Sharing Tacos Breaks Down Workplace Differences

Companies are serving their workers communal meals to help build relationships

By Nevin Martell January 15, 2020
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tacos

​Whether presented at family meals, holiday get-togethers, restaurants or coffee shops, food has the rare power to bring people together in myriad ways, and companies are capitalizing on the connective power of food to build community in their workforces. 

At TechnologyAdvice, a firm located in Nashville, Tenn., that specializes in connecting buyers and sellers of business technology, food is often used to break employees out of their personal and professional molds. There is a holiday cookie exchange, an annual chili cook-off and a Thanksgiving potluck. Participation by the company's 50 employees is optional.

One of most unique events is the company's monthly First Friday presentation, when two staff members each discuss a book or hobby about which they're passionate. One employee taught a class on how to make sourdough bread; another gave an elementary Chinese language lesson. The micro-seminars are accompanied by a dessert and drink that tie in to the time of the year. In May, churros and margaritas were served in a nod to Cinco de Mayo, while in December, cookies and hot chocolate were provided.

TechnologyAdvice offers all employees complimentary catered lunches four days a week, which they can eat together in the break room or outside at picnic tables. "We don't want lunch to be something people have to think about and worry about," said Jen Chandler, the company's office and human resources coordinator. "Better still, we've seen how people can … meet people [other than those] they normally interact with at these meals."

Free catered lunches are also on the menu for all employees four days a week at Zoom Video Communications, a remote-conferencing services company with approximately 500 employees at its headquarters in San Jose, Calif., and another 2,000 or so spread out across offices around the world. The meals take their inspiration from global influences. "In two weeks, I eat my way around the world," the firm's chief people officer, Lynne Oldham, said.

These meals are designed to accommodate employees' various dietary regimens and restrictions to ensure everyone can eat. The idea is to bring employees together outside of their professional interactions. "We are really trying to create an opportunity to pause and spend time together," Oldham said. "We don't discourage eating at your desk, but we really don't encourage it."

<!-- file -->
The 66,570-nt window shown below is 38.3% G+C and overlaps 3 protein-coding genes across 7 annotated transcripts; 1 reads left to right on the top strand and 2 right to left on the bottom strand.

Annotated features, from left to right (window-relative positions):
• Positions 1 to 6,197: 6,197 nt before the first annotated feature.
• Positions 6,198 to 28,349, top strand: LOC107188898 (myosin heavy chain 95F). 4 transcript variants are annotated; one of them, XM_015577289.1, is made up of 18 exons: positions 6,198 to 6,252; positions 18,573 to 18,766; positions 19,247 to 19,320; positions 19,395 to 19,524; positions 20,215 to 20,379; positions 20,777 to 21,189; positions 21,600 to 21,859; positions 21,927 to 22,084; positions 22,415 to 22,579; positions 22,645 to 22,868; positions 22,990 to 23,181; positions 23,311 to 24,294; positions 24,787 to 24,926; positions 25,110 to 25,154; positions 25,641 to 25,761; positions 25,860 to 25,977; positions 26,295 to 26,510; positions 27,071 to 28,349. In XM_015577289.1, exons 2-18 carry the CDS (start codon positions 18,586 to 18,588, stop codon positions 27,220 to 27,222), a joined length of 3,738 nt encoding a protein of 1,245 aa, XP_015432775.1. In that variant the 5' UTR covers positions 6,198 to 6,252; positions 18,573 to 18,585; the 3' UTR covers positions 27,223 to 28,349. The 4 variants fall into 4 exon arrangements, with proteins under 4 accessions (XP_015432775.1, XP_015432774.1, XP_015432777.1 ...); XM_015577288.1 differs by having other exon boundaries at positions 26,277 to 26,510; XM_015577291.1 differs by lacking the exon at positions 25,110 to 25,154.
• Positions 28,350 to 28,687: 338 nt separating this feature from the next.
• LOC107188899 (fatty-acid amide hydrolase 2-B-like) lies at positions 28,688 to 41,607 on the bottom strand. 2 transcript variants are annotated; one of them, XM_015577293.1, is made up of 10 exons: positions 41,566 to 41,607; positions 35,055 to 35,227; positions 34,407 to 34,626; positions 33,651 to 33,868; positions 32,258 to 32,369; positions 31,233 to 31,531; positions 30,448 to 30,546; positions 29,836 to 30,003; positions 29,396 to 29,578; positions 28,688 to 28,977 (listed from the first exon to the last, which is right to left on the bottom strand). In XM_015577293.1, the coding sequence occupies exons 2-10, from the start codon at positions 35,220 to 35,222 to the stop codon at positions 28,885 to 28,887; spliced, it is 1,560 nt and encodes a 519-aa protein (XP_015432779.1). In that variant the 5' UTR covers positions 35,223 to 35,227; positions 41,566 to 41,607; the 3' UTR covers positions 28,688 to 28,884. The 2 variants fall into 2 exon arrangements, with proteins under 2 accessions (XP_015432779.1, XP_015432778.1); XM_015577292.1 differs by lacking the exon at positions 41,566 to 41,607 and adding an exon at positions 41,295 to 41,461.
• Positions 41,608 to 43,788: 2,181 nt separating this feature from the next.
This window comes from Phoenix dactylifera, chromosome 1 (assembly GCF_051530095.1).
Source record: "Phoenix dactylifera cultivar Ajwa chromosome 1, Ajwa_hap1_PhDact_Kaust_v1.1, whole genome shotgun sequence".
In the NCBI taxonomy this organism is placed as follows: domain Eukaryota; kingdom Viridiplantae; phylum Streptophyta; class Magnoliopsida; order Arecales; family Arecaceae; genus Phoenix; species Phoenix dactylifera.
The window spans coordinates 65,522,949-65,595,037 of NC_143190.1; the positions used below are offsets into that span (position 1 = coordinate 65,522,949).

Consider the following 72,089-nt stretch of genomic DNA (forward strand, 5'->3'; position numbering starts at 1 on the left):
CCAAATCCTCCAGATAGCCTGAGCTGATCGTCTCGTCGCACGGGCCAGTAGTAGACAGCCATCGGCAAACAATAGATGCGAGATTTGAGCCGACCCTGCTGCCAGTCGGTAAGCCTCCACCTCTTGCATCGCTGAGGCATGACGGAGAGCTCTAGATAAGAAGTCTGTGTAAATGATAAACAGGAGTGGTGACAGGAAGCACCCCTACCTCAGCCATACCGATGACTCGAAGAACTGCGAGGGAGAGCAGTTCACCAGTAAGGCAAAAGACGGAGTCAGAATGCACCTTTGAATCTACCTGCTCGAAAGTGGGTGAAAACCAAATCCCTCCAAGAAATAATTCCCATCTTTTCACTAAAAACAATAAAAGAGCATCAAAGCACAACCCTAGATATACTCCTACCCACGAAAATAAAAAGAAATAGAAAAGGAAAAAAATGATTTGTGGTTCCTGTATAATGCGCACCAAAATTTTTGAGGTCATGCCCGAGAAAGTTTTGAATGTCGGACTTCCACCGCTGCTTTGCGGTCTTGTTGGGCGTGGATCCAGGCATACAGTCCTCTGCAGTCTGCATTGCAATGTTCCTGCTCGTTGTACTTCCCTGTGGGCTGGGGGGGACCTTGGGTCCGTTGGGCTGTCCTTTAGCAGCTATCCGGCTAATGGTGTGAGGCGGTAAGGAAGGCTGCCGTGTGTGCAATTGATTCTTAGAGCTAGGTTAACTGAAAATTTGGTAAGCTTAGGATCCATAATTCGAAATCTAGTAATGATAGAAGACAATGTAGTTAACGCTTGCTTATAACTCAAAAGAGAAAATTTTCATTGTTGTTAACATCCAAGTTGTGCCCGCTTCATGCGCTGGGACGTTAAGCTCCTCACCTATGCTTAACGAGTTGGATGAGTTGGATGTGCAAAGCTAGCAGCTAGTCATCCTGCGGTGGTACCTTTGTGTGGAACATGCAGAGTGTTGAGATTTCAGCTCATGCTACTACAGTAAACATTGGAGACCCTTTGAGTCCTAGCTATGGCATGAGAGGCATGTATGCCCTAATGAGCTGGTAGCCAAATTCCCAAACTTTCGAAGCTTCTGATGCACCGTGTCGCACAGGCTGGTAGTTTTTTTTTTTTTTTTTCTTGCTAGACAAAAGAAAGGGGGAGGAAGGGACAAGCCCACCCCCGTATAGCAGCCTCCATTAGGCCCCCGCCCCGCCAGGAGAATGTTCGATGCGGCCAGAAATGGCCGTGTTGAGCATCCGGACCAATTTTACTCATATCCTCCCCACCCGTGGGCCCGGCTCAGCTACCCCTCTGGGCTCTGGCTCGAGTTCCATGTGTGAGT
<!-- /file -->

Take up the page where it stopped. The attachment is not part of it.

The company goes a step further once a month by observing notable holidays such as Chinese New Year, Diwali and Persian New Year or observing awareness-raising celebrations such as Pride Month, Black History Month and National Disability Employment Awareness Month. A themed lunch is complemented by treats, activities, performances and giveaways. The get-togethers are planned internally by approximately 100 volunteers dubbed "the happy crew."

"We're a diverse and inclusive group," Oldham said. "So these events are a way to celebrate each other, our differences and our similarities. "

There is a free taco bar or barbecue once a month at Avalara, a Seattle-based financial technology company with offices around the U.S. and the world and a total workforce of approximately 2,500 employees. "These meals help tear down artificial silos," Avalara's senior director of engagement and diversity, Amelia Ransom, said. "It solidifies and deepens relationships among and across teams, particularly on teams that are working at different times or shifts. And it's a way to build the relationships that lead to collaboration."

The communal meals encourage employees to meet their colleagues throughout the company and put faces to names. "It's really easy to sit behind your e-mail and say, 'I don't like that person,' " Ransom said. "But then sit across from them and share a taco. It's hard to [say] that afterward."

To break down the stratification between different levels of employees, members of Avalara's leadership teams are asked to serve these meals. That "officers eat last" mentality is taken to the next level at the monthly pancake breakfast with CEO Scott McFarlane, who cooks for a group of employees whose names are chosen from a virtual hat. As the group eats, the conversation can focus on whatever employees want to discuss, professional or personal. Ultimately, the goal is for the staff to feel truly connected with McFarlane and for him to show his appreciation for their work.

"It's a way of saying, 'I see you. I want to be seen by you, and I want to spend some time with you authentically,' " Ransom said.

Nevin Martell is a freelance writer in Washington, D.C.

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